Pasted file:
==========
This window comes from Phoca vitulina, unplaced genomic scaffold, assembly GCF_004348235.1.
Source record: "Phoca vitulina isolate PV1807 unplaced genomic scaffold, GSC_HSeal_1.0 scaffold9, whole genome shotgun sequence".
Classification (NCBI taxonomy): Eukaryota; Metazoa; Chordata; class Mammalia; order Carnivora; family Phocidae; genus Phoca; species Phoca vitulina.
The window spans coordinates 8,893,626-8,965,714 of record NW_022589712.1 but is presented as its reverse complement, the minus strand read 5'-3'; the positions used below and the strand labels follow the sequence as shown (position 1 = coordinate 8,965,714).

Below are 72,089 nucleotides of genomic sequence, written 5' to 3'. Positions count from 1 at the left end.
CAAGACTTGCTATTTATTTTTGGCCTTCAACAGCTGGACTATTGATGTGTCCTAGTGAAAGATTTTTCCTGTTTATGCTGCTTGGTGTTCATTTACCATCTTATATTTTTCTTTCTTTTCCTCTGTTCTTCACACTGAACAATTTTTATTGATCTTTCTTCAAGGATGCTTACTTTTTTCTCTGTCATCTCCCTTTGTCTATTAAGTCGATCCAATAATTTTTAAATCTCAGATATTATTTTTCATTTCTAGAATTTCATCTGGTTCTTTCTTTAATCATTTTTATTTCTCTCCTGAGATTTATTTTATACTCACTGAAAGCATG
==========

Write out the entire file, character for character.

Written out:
This window comes from Phoca vitulina, unplaced genomic scaffold, assembly GCF_004348235.1.
Source record: "Phoca vitulina isolate PV1807 unplaced genomic scaffold, GSC_HSeal_1.0 scaffold9, whole genome shotgun sequence".
Classification (NCBI taxonomy): Eukaryota; Metazoa; Chordata; class Mammalia; order Carnivora; family Phocidae; genus Phoca; species Phoca vitulina.
The window spans coordinates 8,893,626-8,965,714 of record NW_022589712.1 but is presented as its reverse complement, the minus strand read 5'-3'; the positions used below and the strand labels follow the sequence as shown (position 1 = coordinate 8,965,714).

Below are 72,089 nucleotides of genomic sequence, written 5' to 3'. Positions count from 1 at the left end.
CAAGACTTGCTATTTATTTTTGGCCTTCAACAGCTGGACTATTGATGTGTCCTAGTGAAAGATTTTTCCTGTTTATGCTGCTTGGTGTTCATTTACCATCTTATATTTTTCTTTCTTTTCCTCTGTTCTTCACACTGAACAATTTTTATTGATCTTTCTTCAAGGATGCTTACTTTTTTCTCTGTCATCTCCCTTTGTCTATTAAGTCGATCCAATAATTTTTAAATCTCAGATATTATTTTTCATTTCTAGAATTTCATCTGGTTCTTTCTTTAATCATTTTTATTTCTCTCCTGAGATTTATTTTATACTCACTGAAAGCATG